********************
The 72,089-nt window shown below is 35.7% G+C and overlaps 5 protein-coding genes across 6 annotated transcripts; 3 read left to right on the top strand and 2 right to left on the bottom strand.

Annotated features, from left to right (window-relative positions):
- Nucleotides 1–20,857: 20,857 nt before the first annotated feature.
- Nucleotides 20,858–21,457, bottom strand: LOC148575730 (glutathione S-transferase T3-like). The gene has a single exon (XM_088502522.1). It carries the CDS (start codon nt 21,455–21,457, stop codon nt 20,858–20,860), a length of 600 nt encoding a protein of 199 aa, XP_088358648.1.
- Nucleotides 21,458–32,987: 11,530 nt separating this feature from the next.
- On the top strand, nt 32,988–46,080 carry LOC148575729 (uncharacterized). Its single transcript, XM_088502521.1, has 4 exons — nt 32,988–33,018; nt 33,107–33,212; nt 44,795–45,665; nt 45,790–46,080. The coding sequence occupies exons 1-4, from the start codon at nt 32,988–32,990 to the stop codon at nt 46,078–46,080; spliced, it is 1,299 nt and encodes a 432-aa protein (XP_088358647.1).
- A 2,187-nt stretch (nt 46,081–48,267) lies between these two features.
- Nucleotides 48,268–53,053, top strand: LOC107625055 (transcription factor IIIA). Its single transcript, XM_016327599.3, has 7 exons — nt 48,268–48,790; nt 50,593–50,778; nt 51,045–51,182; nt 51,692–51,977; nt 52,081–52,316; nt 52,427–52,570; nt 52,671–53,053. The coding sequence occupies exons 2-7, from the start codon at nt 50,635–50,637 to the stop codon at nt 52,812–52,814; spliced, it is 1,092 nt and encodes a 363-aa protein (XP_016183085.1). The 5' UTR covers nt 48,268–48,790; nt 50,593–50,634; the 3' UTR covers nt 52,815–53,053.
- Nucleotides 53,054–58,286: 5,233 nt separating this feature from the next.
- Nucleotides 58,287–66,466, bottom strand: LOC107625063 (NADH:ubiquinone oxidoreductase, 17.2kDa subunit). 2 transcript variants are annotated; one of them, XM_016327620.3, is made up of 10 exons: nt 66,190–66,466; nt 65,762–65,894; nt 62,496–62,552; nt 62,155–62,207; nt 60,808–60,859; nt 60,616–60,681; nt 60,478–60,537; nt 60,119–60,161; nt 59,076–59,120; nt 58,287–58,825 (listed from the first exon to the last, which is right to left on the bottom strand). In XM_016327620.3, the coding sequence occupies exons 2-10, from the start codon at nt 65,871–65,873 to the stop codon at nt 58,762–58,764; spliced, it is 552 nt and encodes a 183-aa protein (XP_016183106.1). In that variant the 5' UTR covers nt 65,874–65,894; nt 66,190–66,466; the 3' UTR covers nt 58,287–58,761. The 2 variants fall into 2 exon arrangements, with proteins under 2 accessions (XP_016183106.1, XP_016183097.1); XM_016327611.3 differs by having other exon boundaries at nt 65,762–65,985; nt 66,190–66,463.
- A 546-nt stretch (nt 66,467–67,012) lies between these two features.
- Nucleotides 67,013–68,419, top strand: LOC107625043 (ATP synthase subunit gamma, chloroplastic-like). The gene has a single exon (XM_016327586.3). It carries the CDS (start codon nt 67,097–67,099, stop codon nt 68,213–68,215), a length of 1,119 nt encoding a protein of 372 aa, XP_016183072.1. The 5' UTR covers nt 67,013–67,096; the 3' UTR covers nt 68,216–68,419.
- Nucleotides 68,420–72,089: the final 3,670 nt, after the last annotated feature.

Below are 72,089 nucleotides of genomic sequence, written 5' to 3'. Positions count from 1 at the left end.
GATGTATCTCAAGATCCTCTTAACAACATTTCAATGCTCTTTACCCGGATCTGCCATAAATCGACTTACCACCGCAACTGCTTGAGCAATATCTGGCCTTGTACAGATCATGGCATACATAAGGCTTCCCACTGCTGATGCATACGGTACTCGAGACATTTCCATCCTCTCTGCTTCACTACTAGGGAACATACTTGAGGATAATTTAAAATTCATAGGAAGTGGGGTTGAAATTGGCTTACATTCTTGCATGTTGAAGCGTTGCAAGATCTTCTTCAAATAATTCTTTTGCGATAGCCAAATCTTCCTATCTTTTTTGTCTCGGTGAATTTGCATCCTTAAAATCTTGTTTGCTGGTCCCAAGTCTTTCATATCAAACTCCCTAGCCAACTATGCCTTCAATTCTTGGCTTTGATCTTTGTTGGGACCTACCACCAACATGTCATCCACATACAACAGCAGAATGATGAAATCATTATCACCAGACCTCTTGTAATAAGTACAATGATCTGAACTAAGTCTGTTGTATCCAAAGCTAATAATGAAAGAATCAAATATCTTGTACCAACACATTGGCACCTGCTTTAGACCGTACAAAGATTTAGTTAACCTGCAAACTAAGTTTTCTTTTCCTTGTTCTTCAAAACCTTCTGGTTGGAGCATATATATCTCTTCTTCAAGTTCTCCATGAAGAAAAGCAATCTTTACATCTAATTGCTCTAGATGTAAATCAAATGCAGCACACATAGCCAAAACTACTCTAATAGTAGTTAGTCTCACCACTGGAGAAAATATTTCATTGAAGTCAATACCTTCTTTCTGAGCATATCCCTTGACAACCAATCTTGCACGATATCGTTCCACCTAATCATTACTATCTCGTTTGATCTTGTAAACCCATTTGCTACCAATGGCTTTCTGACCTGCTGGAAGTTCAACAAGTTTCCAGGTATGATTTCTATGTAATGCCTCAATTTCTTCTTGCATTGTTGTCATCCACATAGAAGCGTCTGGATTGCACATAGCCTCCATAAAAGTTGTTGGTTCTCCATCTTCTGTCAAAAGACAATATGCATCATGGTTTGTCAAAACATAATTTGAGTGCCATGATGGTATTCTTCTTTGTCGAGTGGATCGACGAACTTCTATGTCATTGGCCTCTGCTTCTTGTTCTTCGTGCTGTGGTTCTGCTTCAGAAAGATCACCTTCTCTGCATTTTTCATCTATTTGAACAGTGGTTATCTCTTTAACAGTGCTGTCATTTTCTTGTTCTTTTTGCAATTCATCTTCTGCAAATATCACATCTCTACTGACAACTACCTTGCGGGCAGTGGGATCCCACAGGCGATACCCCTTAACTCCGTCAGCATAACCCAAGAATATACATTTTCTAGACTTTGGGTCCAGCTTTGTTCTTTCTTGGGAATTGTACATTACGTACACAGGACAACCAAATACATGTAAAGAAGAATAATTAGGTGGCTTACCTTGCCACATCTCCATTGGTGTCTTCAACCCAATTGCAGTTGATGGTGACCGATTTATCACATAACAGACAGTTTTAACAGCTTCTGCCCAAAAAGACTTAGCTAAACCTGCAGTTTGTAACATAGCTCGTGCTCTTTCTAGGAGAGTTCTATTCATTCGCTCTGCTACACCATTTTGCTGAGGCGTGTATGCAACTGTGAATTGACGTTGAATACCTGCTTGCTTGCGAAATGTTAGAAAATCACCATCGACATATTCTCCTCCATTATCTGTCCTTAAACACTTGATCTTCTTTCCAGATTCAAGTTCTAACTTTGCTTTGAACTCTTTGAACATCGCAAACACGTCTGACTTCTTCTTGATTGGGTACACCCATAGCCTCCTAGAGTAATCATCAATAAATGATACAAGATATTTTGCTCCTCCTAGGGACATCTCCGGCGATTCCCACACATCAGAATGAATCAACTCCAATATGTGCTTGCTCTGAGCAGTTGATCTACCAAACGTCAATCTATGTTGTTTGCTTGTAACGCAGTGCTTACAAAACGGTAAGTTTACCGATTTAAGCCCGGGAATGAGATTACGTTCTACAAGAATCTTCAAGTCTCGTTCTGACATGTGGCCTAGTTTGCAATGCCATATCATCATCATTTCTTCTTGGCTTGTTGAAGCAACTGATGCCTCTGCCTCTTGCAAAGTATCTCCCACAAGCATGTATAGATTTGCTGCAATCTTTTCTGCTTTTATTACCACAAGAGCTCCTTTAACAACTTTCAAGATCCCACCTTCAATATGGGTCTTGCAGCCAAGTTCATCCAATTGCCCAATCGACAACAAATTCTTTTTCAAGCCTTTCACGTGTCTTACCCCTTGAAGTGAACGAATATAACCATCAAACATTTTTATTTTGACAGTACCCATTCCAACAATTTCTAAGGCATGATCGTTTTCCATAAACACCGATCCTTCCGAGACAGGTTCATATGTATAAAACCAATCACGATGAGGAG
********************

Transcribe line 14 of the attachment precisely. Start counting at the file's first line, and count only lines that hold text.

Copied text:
Below are 72,089 nucleotides of genomic sequence, written 5' to 3'. Positions count from 1 at the left end.